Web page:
STUMP » Articles » Taxing Tuesday: A Local Discussion on the SALT Cap, and Other State Options » 7 August 2018, 14:43

Where Stu & MP spout off about everything.

Taxing Tuesday: A Local Discussion on the SALT Cap, and Other State Options  

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7 August 2018, 14:43

Some background — I live in North Salem, NY — you know, where Dr. Xavier’s Academy “lives”.

Warren Lucas is the Town Supervisor – you could say “mayor”, but he just gets stuff done. He’s a retired engineer (IBM-type, not train-type), and sometimes he goes waaaaay into detail.

So this is what he had to say about the SALT cap crap: (ok, only a bit – I’m not excerpting the whole thing)

THE SALT SOLUTION: State and Local Taxes

In an attempt to circumvent this legislation the 2018-2019 New York State budget vote also set forth changes in how you calculate personal Income taxes and real property taxes. The thought was that you would claim your local real estate taxes as a charitable donation and that since charitable donations are allowed as deductions you would be able to use it on your Federal taxes. In defining the new legislation (State Finance Law 92-gg), they also suggested changes in the way the taxes would be collected.

It is unclear whether or not the IRS will allow these ‘charitable deductions’. Many people are betting they will not. Although the IRS has stated they don’t understand how these would be considered charitable, they have not yet stated a position.

To enable this locally school districts and Towns need to pass resolutions creating a Charitable Gift Reserve Fund (Town) and a Charitable Fund (Schools). Your tax, as a ‘donation’ would then be paid to the school or Town, whomever is designated to collect the charitable funds. The ‘donator’ will then get a voucher for 95% of the money they donated to the school or Town charitable fund which can then be used to pay all or part of your local taxes. The 5% being kept by the School or Town to run the program.

The sticking point to many is that the school and Town also have to sign documents stating that “No goods or services were provided in exchange for this donation”. Many school and municipal officials don’t understand how that would be the case and some are reluctant to sign a document stating that.

I will NOT be doing this.

The North Salem School District and the Katonah Lewisboro School District have both notified the towns they serve that they are not going to be setting up the Charitable Trust and accepting payments until the IRS makes a determination on the viability of the funds.

Oh, good. But I still will NOT be doing this, because it’s dishonest bullshit.

But wait – here’s something:

If we set it up it is still up to you, the taxpayer, to take advantage of the Charitable Reserve Fund. In Rye where the Village tax was just collected they had 6 taxpayers out of 10,000 used the charitable fund.

Yup.

Then Warren linked to this piece from the Tax Foundation: New York’s SALT Avoidance Scheme Could Actually Raise Your Taxes

Warren put in some further information in the comments — I’m going to clean it up so that it’s easier to read.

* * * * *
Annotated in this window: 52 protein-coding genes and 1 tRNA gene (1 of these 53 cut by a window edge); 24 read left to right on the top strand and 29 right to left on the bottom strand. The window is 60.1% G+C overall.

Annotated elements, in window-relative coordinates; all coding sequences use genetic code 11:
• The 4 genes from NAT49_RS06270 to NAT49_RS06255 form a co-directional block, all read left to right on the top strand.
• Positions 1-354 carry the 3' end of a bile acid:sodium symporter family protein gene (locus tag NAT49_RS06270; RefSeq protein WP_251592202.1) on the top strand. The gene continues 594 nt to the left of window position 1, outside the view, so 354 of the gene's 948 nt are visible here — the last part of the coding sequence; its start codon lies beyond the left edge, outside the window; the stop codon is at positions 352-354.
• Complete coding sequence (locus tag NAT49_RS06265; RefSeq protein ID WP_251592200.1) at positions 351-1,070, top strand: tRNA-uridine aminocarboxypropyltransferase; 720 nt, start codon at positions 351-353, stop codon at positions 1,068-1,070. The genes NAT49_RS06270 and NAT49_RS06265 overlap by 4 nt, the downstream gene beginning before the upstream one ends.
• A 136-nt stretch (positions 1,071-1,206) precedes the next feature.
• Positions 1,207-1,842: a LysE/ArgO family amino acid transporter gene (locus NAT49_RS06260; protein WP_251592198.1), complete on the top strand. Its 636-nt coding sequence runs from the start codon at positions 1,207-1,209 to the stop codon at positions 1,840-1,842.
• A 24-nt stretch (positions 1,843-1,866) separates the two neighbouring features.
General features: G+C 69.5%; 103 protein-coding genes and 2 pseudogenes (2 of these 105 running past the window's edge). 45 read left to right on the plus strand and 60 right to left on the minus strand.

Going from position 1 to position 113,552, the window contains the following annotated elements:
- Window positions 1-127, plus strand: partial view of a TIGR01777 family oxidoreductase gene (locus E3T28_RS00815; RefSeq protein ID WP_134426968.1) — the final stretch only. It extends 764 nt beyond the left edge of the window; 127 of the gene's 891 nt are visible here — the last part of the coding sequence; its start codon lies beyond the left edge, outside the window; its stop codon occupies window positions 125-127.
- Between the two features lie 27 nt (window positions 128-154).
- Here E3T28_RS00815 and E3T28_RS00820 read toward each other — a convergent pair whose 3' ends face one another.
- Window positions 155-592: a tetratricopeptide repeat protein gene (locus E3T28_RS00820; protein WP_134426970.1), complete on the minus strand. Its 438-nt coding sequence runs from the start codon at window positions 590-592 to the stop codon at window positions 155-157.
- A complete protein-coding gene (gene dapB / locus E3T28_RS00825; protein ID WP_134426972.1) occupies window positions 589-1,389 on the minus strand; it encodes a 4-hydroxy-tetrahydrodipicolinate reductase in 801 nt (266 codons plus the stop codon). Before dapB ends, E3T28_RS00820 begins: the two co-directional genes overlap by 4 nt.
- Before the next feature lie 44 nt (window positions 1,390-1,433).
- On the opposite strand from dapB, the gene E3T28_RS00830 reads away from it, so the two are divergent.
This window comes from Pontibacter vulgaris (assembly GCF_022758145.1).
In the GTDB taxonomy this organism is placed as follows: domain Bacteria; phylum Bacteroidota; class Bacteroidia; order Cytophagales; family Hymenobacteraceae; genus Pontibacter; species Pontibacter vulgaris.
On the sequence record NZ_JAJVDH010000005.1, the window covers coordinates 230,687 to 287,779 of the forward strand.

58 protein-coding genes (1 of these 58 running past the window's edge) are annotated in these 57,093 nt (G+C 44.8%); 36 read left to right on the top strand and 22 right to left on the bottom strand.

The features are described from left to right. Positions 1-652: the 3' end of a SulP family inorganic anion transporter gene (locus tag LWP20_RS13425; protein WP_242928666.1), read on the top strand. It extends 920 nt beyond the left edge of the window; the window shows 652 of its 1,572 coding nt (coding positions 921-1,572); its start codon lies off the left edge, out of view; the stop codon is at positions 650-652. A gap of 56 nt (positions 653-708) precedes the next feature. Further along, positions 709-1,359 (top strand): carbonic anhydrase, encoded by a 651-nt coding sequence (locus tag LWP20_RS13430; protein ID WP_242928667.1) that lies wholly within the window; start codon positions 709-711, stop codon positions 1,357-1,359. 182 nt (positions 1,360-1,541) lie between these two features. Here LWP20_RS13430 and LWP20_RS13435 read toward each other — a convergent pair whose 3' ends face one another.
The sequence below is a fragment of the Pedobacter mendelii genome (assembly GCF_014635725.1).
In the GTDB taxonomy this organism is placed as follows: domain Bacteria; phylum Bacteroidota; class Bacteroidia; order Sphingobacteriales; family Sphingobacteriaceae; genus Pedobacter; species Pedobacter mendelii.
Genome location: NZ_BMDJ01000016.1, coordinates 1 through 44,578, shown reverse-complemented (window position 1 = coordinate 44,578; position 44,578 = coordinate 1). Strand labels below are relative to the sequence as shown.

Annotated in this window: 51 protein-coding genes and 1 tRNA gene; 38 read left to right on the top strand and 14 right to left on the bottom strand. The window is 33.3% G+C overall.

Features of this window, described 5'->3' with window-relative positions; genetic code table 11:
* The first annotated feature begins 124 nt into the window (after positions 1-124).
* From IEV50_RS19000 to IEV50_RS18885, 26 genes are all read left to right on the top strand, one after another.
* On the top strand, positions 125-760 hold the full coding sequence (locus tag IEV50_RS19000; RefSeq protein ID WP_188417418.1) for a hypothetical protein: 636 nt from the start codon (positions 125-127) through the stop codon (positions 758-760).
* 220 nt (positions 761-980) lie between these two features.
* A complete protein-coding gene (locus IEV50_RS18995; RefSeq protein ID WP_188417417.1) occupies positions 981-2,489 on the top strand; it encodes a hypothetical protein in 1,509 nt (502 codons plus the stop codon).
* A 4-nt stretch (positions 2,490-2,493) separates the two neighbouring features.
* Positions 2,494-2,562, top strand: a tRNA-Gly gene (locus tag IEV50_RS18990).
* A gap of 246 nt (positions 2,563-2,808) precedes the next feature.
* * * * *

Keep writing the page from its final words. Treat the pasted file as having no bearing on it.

Warren Lucas Steve, I go to Albany every year and ask four Legislature to work on several things as my position of the Legislative Chair of the Westchester Municipal Officials Association called WMOA. What are two simple components that we discuss every year.

In your April payments you pay millions in County tax. Two components of the tax add up to almost 40%
1) There are two states in the united States that push Medicaid taxes down on local real estate taxes. NY is one. Westchester’s bill is over $200M for this. Westchester entire real estate tax is just over $600M, so a big chunk. We have asked them repeatedly to please get it paid through another means

2) Back in about 1999 when the economy was booming and no one looking the State Legislature decided to push a system maintenance fee for the MTA platforms on local real estate taxes. Westchester collects about $27M. from its businesses and residences for the MTA. North Salem pays about $240K of that each year.

For the $27M the MTA cleans the platforms and sweeps snow off of them. The real problem is that it doesn’t even have to go back to Albany to get increased. The MTA sits down every year and decides what the increase is. North Salem… i.e. you do…. pays over $2M/year for these two items. If the Governor wants to make Westchester less expensive pleasure put these taxes where they belong and not on the local residential taxpayer.

I did not know that about Medicaid in NY. Now, I know something substantive.

CONNECTICUT HAS OPTIONS

So, I’ve had “fun” saying how screwed CT is. I pay a lot of taxes to them.

The Tax Foundation has some ideas — Enhancing Tax Competitiveness in Connecticut:

Key Findings

Connecticut is struggling. The state is affluent, but a shrinking population and departing employers, coupled with mounting costs of government and the high taxes that pay for it, have the state headed in the wrong direction.

The state’s high and economically inefficient taxes are only one of several reasons for the outmigration of people and jobs, but taxes are an important consideration and one within policymakers’ power to address.